Baroness Sue Campbell, director of women's football at The FA, said: "Karen will be regarded as one of English football's great names. Her humility despite all she has achieved on the world stage is one of many endearing qualities. She has played a huge part in the Lionesses' incredible progress on the pitch and the inspirational impact the squad has had off it.
"I know Karen will be much missed by everyone at Chelsea and England - but I am certain she will stay in the game as she has so much to offer. She will always be welcome at Wembley and St. George's Park and it is right and proper that The FA mark Karen's wonderful career in a fitting way in the months to come. We are all so very proud of her."
Karen Carney made her full England debut in February 2005 at the age of 17, scoring the final goal in a 4-1 win over Italy, before hitting national headlines four months later when grabbing a late winner against Finland in the opening match of the Euro 2005 Finals at the City of Manchester Stadium, sparking a memorable celebration.
Her best tournament for England came four years later, again in the Euros as she made a major contribution in helping them reach their only major Final since 1984. She scored one of England's goals on the day but they were beaten 6-2 by a very powerful Germany side.
There was sad news for women's game in England with the news this week that Southampton Saints, one of the country's stalwart clubs, has been forced to fold.
The announcement came that the club has disbanded due to decreasing player numbers and lack of financial support.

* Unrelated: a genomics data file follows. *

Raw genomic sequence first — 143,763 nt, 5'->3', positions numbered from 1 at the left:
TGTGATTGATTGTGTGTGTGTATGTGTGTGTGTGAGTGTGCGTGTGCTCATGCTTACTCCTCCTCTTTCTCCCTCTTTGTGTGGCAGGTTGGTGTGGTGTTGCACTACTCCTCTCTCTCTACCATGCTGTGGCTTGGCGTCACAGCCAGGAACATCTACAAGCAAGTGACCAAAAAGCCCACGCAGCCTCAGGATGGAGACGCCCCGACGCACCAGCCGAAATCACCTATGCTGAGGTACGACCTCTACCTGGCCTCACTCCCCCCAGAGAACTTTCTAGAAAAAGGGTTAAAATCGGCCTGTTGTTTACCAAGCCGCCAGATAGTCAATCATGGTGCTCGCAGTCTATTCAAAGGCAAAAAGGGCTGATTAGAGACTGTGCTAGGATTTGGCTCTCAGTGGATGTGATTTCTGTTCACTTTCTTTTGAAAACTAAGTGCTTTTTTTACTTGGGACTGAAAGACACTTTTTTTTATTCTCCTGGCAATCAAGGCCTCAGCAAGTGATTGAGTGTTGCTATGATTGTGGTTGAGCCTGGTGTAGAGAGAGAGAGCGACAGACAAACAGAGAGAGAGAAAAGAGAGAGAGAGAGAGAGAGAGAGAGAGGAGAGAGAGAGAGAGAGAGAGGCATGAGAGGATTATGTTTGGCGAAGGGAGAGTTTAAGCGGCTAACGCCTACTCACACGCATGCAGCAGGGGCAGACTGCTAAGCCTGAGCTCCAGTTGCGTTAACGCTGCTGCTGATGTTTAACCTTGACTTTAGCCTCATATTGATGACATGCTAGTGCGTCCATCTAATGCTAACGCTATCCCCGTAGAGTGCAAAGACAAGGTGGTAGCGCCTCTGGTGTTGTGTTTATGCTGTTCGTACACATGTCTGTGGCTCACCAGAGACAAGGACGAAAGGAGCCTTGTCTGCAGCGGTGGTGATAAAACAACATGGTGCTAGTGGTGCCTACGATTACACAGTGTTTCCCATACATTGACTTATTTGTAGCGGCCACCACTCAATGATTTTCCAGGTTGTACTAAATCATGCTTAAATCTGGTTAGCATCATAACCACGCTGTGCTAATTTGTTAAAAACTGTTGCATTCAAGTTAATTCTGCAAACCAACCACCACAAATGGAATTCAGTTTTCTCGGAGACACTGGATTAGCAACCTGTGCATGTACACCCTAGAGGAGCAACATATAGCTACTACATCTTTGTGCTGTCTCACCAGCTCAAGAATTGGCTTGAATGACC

Southampton Saints' proudest moment came in the 1998-99 season when they reached the FA Women's Cup Final, going down to a 2-0 defeat to Arsenal at The Valley. They also reached the semi finals on two other occasions, and played at the top flight for several years.
The club then went into decline and lost their Premier League status, eventually being relegated into the Southern Region League. However, under the guidance of Adam Lee, they were promoted back into the league and just two seasons ago, finished in a highly credible fourth place in Division One South West.
The news of the demise of Southampton Saints means that since the reorganisation of the then Premier League in 2014, Division One South West has still not completed a season with its full complement of clubs.
Yeovil Town have announced a new takeover at the club, with immediate effect.
The takeover has brought an end to a spell which has seen them relegated two tiers from the FA WSL to the FA Women's National League, but the news can now bring some long awaited stability to its future.